Oliver Peoples also offers eyewear inspired by other style icons and classic Hollywood stars. There's a pair of glasses created in collaboration with the Peck Estate celebrating Gregory Peck's signature style in To Kill a Mockingbird (1962), so you can wear spectacles just like Atticus Finch if you're so inclined.

Sadly, I didn't see any glasses designed for women with classic Hollywood connections, but I'd love to find a pair inspired by Edith Head's iconic eyewear or those worn by Marilyn Monroe in How to Marry a Millionaire (1953). What other stars or characters in glasses would you like to see celebrated? Maybe Ingrid Bergman in Spellbound (1945) or the fabulously four-eyed Dorothy Malone in The Big Sleep (1946)? They definitely make glasses look good!

Wednesday, May 8, 2019

Richard III and Disinformation in TOWER OF LONDON (1939)

One probably doesn't go looking for timely political commentary in a film like Tower of London (1939), which offers a mashup of history and horror in its retelling of the bloody rise and fall of England's most reviled monarch. Much of the plot is familiar to viewers thanks to broad cultural awareness of Shakespeare's version and, perhaps, renewed 21st century interest that resulted from the discovery of Richard's bones in 2012. Tower of London, which was released in 1939, is very much a Hollywood vision of the Wars of the Roses, with Basil Rathbone starring as the murderously ambitious Richard. It generally favors the lurid and romantic over the strictly historical, a bent indicated by the presence of supporting players like Boris Karloff and Vincent Price. It's striking, then, to recognize the way in which this film depicts the insidious use of disinformation and a weaponized mob to influence political forces. Just like the hidden political operatives who manipulate our elections today, Richard III and his henchman, Mord, utilize a massive, medieval version of social media to undermine their opponents and assist their own ambitions.

We might not, at first, recognize the importance of the disinformation campaign to Richard's ascent. Shocking physical violence often overshadows the subtler efforts that propel the repugnant royal toward the throne. In the film, Richard has his enemies executed, drowns one brother in a vat of malmsey, has his young nephews brutally murdered, and conspires in the deaths of numerous other rivals. While he is a skilled swordsman, he normally avoids holding the murder weapons himself, preferring instead to have Mord commit the crimes or to fabricate grounds to get his enemies sent to the scaffold. Richard's general preference throughout is for the most underhanded, devious means of accomplishing his goals; his double dealing keeps everyone around him off balance and guessing at his true motives.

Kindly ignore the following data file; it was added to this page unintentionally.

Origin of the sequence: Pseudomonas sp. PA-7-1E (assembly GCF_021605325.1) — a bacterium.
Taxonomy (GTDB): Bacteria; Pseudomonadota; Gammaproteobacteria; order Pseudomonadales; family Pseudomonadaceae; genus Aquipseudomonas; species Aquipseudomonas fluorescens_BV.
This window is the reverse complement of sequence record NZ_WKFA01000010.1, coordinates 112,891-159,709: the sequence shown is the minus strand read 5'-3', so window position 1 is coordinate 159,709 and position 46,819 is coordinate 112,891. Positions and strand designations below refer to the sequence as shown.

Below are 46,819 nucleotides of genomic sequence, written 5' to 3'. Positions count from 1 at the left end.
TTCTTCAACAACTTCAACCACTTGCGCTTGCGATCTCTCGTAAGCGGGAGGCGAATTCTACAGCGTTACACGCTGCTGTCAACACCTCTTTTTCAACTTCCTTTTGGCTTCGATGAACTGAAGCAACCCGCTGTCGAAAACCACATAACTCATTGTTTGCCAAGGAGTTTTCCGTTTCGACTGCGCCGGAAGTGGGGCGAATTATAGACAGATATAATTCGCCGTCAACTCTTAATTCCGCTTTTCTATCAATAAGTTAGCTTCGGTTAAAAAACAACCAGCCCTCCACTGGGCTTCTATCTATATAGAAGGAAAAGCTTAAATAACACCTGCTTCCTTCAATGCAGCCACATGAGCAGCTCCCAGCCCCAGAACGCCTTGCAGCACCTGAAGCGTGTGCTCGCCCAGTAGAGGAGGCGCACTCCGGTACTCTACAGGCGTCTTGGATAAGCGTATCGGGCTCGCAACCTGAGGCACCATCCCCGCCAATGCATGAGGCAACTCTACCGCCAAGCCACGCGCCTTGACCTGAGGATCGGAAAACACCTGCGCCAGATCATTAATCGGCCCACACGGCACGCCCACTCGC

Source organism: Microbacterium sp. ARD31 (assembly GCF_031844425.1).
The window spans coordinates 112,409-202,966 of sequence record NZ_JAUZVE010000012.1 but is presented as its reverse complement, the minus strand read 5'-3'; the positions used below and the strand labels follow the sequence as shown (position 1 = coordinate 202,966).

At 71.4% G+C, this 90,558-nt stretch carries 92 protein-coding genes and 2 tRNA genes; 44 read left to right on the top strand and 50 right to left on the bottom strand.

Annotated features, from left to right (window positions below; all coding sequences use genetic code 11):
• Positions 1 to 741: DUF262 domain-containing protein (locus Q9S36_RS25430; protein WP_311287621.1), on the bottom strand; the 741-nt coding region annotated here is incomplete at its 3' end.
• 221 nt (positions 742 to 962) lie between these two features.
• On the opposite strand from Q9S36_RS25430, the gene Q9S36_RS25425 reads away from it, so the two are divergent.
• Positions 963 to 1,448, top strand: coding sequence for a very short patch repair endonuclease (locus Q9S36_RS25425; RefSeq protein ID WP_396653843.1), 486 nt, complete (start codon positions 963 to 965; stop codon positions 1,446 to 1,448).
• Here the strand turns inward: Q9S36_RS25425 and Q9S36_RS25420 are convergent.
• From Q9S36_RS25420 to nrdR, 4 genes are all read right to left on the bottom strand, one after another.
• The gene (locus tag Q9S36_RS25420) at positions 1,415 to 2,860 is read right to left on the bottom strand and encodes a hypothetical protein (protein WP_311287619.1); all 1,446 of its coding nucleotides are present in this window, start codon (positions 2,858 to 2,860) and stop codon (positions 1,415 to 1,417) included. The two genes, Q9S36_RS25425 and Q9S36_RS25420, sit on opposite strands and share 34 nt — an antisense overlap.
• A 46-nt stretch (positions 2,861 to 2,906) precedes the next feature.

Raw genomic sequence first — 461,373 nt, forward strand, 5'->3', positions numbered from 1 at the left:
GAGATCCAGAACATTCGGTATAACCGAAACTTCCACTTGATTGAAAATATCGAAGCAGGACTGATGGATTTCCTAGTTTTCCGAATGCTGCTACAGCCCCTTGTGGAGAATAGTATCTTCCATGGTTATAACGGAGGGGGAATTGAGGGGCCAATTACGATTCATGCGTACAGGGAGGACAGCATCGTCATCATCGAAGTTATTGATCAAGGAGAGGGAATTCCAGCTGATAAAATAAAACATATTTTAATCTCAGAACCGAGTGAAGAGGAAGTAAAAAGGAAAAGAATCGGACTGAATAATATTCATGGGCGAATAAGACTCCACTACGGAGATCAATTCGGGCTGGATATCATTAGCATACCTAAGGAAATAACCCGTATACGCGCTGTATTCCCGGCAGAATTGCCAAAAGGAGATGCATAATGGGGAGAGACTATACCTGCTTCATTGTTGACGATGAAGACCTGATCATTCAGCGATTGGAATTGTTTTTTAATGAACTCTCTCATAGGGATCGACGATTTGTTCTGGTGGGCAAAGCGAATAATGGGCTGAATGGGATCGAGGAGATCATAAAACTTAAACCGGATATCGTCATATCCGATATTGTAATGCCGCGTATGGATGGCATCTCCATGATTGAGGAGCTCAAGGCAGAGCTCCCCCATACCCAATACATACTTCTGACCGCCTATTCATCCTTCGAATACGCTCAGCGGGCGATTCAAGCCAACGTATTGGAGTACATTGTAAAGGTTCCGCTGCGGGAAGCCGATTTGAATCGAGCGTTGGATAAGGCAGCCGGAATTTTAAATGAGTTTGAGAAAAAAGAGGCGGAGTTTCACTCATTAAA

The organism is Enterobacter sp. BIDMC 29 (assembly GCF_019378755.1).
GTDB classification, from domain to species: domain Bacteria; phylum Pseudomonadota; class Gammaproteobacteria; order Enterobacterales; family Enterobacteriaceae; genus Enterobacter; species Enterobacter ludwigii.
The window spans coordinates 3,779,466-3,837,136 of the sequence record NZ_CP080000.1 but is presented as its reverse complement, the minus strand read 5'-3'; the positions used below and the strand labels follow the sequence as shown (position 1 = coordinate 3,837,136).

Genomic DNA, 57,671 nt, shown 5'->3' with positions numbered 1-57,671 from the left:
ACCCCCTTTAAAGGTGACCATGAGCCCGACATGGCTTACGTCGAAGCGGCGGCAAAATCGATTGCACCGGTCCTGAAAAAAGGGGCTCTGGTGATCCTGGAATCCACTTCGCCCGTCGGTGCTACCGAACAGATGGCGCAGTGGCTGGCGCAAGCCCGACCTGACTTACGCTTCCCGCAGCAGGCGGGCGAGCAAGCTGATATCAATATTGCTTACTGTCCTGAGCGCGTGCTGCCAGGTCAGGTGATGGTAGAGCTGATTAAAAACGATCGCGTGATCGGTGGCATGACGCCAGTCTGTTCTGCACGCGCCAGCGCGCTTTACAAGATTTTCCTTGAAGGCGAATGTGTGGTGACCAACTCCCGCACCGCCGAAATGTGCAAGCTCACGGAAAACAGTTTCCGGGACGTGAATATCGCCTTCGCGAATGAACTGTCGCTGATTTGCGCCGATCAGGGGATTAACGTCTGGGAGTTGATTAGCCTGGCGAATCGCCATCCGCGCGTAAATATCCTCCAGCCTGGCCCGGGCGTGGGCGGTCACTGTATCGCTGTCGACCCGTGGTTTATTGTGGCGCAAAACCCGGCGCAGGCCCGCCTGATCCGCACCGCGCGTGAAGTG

That inclination toward secretive, secondhand villainy fits perfectly with Richard's deployment of the rabble to spread lies and gossip that support his rise to power. We see in the film how Richard conducts this propaganda campaign, with Mord once again as his intermediary. Richard gives Mord the funding and the message to circulate, which Mord then takes to a collection of beggars who function as his network of infiltrators and spies. Somewhat comically, we see the mob rehearse their assigned lines under Mord's direction and then repeat them as they pretend to be casual spectators interspersed among the crowds. They work exactly like modern Russian agitators and other operatives on social media, taking their orders from the top and then presenting themselves as independent, sincere peers to the unsuspecting community. Their misinformation and propaganda spread through the kingdom until citizens rally in support of Richard and demand that he be crowned king, never suspecting that their actions have been carefully manipulated for that very end. The people affected by Richard's lies don't seem to realize - or care - that he has the blood of so many people on his hands.

Fortunately for history, Richard's propaganda is only temporarily successful, and, as we now know, his thoroughly abused corpse ended up buried beneath a Leicester car park. Tower of London ends on a positive note, with Queen Elyzabeth (Barbara O'Neil) rejoicing that she has saved her daughters from Richard's murderous reign and will one day see an heir to her line once more on the English throne (in reality, her eldest daughter, Elizabeth of York, would become Queen to Henry VII and the mother of Henry VIII). The bloodshed and damage, however, were not undone for the many who lost their lives during Richard's rise and fall, and modern viewers can't assume that a new Henry Tudor will show up to right the ship of state in our current global political crisis. While we might rightly relish the horror-tinged spectacle that Tower of London offers, we should also take to heart its dire message about the insidious efficiency of misinformation and the deliberate manipulation of the masses through whisper campaigns, whether they're conducted in a marketplace or on Facebook. Now is the winter of our discontent, indeed, and Richard's modern counterparts are hard at work to ensure that no glorious summer follows.

Tuesday, February 12, 2019

Classic Films in Focus: DARK WATERS (1944)